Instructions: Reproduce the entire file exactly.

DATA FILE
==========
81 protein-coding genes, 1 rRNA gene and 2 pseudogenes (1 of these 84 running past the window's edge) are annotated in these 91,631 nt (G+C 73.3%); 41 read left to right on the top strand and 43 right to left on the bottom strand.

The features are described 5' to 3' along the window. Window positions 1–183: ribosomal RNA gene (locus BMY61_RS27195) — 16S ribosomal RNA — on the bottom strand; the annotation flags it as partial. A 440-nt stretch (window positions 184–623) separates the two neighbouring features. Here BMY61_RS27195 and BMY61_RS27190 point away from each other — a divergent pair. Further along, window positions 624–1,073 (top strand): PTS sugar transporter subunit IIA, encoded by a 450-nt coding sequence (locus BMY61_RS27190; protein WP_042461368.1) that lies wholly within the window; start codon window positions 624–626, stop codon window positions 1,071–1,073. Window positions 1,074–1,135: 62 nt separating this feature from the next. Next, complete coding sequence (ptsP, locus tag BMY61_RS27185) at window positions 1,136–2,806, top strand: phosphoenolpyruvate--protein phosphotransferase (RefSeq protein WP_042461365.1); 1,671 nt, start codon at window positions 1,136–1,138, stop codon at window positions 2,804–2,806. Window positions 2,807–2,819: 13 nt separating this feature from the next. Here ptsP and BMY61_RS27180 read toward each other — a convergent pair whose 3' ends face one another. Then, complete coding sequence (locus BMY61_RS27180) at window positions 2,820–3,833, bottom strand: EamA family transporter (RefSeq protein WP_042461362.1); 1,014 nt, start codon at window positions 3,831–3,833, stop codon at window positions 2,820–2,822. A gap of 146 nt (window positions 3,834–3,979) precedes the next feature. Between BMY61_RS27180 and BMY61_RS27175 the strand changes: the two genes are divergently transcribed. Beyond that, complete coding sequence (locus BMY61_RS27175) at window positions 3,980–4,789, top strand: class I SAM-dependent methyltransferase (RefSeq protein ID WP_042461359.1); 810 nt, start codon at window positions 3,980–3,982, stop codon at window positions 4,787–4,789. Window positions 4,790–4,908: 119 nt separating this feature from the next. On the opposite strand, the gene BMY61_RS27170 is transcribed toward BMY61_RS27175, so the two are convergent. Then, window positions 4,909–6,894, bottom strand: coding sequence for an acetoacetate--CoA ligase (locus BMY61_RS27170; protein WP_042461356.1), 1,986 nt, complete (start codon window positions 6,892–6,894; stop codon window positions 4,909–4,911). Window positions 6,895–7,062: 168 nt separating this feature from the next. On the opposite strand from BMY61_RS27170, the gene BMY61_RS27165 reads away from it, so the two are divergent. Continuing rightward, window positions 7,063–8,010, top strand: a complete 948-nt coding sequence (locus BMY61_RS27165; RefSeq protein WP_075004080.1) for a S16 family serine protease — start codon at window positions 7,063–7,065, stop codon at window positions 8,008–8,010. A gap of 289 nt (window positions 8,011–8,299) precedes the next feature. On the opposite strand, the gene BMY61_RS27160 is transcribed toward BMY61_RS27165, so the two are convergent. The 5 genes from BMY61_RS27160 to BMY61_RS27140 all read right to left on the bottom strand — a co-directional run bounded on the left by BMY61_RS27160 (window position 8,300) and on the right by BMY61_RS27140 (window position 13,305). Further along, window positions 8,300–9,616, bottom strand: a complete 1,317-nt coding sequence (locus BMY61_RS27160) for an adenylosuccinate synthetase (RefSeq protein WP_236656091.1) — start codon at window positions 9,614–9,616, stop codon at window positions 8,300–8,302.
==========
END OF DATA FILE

81 protein-coding genes, 1 rRNA gene and 2 pseudogenes (1 of these 84 running past the window's edge) are annotated in these 91,631 nt (G+C 73.3%); 41 read left to right on the top strand and 43 right to left on the bottom strand.

The features are described 5' to 3' along the window. Window positions 1–183: ribosomal RNA gene (locus BMY61_RS27195) — 16S ribosomal RNA — on the bottom strand; the annotation flags it as partial. A 440-nt stretch (window positions 184–623) separates the two neighbouring features. Here BMY61_RS27195 and BMY61_RS27190 point away from each other — a divergent pair. Further along, window positions 624–1,073 (top strand): PTS sugar transporter subunit IIA, encoded by a 450-nt coding sequence (locus BMY61_RS27190; protein WP_042461368.1) that lies wholly within the window; start codon window positions 624–626, stop codon window positions 1,071–1,073. Window positions 1,074–1,135: 62 nt separating this feature from the next. Next, complete coding sequence (ptsP, locus tag BMY61_RS27185) at window positions 1,136–2,806, top strand: phosphoenolpyruvate--protein phosphotransferase (RefSeq protein WP_042461365.1); 1,671 nt, start codon at window positions 1,136–1,138, stop codon at window positions 2,804–2,806. Window positions 2,807–2,819: 13 nt separating this feature from the next. Here ptsP and BMY61_RS27180 read toward each other — a convergent pair whose 3' ends face one another. Then, complete coding sequence (locus BMY61_RS27180) at window positions 2,820–3,833, bottom strand: EamA family transporter (RefSeq protein WP_042461362.1); 1,014 nt, start codon at window positions 3,831–3,833, stop codon at window positions 2,820–2,822. A gap of 146 nt (window positions 3,834–3,979) precedes the next feature. Between BMY61_RS27180 and BMY61_RS27175 the strand changes: the two genes are divergently transcribed. Beyond that, complete coding sequence (locus BMY61_RS27175) at window positions 3,980–4,789, top strand: class I SAM-dependent methyltransferase (RefSeq protein ID WP_042461359.1); 810 nt, start codon at window positions 3,980–3,982, stop codon at window positions 4,787–4,789. Window positions 4,790–4,908: 119 nt separating this feature from the next. On the opposite strand, the gene BMY61_RS27170 is transcribed toward BMY61_RS27175, so the two are convergent. Then, window positions 4,909–6,894, bottom strand: coding sequence for an acetoacetate--CoA ligase (locus BMY61_RS27170; protein WP_042461356.1), 1,986 nt, complete (start codon window positions 6,892–6,894; stop codon window positions 4,909–4,911). Window positions 6,895–7,062: 168 nt separating this feature from the next. On the opposite strand from BMY61_RS27170, the gene BMY61_RS27165 reads away from it, so the two are divergent. Continuing rightward, window positions 7,063–8,010, top strand: a complete 948-nt coding sequence (locus BMY61_RS27165; RefSeq protein WP_075004080.1) for a S16 family serine protease — start codon at window positions 7,063–7,065, stop codon at window positions 8,008–8,010. A gap of 289 nt (window positions 8,011–8,299) precedes the next feature. On the opposite strand, the gene BMY61_RS27160 is transcribed toward BMY61_RS27165, so the two are convergent. The 5 genes from BMY61_RS27160 to BMY61_RS27140 all read right to left on the bottom strand — a co-directional run bounded on the left by BMY61_RS27160 (window position 8,300) and on the right by BMY61_RS27140 (window position 13,305). Further along, window positions 8,300–9,616, bottom strand: a complete 1,317-nt coding sequence (locus BMY61_RS27160) for an adenylosuccinate synthetase (RefSeq protein WP_236656091.1) — start codon at window positions 9,614–9,616, stop codon at window positions 8,300–8,302.